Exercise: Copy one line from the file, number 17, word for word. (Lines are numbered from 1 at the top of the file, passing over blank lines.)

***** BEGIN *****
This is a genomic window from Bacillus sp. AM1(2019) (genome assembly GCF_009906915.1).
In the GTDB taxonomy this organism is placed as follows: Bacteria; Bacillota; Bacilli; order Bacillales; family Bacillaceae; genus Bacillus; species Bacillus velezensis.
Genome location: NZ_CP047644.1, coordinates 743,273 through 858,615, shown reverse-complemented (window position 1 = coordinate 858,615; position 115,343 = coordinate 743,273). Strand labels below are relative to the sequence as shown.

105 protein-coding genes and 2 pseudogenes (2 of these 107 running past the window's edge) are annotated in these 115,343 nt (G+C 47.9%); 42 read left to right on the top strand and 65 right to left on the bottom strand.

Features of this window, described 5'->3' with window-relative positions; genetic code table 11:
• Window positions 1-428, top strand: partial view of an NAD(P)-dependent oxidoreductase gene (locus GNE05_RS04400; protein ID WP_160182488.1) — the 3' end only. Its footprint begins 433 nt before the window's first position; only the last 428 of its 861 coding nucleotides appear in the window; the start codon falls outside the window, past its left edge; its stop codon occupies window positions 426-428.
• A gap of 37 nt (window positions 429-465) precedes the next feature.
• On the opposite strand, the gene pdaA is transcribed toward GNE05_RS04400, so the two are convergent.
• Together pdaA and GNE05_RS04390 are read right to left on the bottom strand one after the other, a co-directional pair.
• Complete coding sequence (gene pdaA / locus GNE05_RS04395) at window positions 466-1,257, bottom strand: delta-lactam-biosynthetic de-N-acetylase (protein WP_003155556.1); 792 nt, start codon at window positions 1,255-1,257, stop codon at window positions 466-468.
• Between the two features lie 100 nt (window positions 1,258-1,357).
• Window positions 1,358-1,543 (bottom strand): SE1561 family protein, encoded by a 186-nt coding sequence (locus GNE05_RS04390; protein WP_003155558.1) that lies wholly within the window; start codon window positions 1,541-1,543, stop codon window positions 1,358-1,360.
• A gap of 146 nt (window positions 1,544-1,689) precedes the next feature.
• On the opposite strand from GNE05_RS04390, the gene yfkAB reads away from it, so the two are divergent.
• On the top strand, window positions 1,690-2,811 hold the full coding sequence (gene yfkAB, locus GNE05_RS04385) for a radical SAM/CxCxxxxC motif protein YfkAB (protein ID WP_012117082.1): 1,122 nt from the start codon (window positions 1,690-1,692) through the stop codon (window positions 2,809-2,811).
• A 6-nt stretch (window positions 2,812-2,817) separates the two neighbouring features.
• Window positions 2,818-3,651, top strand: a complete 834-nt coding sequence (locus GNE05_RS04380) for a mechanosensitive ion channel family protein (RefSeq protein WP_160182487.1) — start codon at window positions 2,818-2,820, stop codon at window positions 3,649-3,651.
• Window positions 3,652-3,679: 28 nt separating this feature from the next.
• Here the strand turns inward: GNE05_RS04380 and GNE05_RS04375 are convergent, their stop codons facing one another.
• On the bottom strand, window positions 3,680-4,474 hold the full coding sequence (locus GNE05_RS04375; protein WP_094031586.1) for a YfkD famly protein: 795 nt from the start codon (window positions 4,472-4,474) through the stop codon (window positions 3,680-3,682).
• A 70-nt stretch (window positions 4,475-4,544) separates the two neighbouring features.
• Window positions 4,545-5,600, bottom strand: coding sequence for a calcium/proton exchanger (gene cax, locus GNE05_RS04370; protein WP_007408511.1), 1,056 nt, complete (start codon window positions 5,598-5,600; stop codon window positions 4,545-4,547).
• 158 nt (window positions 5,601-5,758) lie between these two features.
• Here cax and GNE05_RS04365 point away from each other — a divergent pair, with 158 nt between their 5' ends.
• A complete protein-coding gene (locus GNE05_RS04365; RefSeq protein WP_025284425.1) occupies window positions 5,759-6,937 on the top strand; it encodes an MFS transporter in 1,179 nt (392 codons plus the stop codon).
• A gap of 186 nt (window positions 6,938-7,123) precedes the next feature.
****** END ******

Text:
• Window positions 2,818-3,651, top strand: a complete 834-nt coding sequence (locus GNE05_RS04380) for a mechanosensitive ion channel family protein (RefSeq protein WP_160182487.1) — start codon at window positions 2,818-2,820, stop codon at window positions 3,649-3,651.